I would be remiss if I didn’t acknowledge some of the successes. American’s AAdvantage program is still easily one of the best in the industry. That has been strengthened by recent leadership under Maya Leibman and now Suzanne Rubin. I also like what American’s Twitter team is doing, though that should be an internal function and not something that’s outsourced. [Update: Weber Shandwick, American’s PR agency, has informed me that the Twitter team has now transitioned to an internal American team this year.]

But these are the result of good leadership in certain areas, not at the top of the food chain. That’s where the real problem lies.

Despite all these failings, American can still become a great airline. The pieces are there, but they are just not being used properly. The most important thing that can happen in this bankruptcy is that a new management team takes over and cleans house.

The Merger is the Answer
Do I think a merger is needed? I think it can only help. Combining with US Airways, the best merger option out there, will not only provide an excellent management team, but it will also give the airline added heft in the northeast and over to Europe. It will make the airline more competitive with United and Delta.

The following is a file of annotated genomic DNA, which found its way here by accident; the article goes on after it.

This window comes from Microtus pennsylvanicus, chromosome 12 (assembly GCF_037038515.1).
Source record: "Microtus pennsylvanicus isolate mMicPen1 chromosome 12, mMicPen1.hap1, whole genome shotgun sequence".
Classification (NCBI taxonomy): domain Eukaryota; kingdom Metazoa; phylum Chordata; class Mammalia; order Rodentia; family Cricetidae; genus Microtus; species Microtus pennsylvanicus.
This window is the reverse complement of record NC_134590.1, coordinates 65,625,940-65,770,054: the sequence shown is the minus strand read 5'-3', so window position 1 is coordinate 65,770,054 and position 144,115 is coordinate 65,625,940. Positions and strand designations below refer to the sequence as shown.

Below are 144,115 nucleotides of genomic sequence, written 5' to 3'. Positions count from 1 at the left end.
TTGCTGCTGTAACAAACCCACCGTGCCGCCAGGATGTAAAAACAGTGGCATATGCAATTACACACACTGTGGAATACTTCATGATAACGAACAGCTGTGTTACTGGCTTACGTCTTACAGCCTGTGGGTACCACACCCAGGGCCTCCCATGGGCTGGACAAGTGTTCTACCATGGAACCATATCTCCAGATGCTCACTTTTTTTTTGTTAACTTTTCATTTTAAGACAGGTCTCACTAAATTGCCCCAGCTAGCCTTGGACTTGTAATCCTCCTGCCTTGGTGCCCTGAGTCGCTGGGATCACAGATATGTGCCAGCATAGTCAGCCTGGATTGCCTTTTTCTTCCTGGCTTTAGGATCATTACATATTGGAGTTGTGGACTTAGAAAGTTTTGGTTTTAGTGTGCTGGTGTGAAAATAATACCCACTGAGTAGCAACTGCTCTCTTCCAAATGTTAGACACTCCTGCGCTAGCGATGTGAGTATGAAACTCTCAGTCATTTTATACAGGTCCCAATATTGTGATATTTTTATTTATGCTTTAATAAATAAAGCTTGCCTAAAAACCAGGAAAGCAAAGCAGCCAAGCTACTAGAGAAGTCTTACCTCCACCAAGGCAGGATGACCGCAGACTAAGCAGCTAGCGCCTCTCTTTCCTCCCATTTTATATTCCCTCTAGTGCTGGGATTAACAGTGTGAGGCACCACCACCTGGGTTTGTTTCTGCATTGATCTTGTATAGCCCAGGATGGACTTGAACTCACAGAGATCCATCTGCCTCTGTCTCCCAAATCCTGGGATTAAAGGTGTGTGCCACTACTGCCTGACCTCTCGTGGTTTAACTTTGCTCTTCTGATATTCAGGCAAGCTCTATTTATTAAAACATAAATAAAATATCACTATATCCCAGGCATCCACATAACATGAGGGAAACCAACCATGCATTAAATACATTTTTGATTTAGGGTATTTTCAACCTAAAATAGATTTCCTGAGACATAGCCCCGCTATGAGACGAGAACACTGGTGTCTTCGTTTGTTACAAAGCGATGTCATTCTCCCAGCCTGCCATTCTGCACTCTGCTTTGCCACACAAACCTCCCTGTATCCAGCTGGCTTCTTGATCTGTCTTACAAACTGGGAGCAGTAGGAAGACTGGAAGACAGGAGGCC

Is it the perfect merger? No. American and Northwest would have been the perfect merger, but American management refused to bid high enough to seal the deal back in 2000. That would have been a far better use of funds than acquiring TWA. But that ship has sailed, and so American has to plot its best available course today. That course should include combining with US Airways and letting that airline’s management team create what could be one of the strongest airlines in the world.

Am I biased against American Airlines? No, but I don’t believe in the current management team. I do, however, believe in the US Airways team. I grew up in this industry working under the leadership of Doug Parker and Scott Kirby during my America West days. I was proud to be a part of the effort to turn America West into a thriving low cost carrier, and I’ve watched closely from the outside as they have carefully put together an airline in US Airways that has done incredibly well for itself.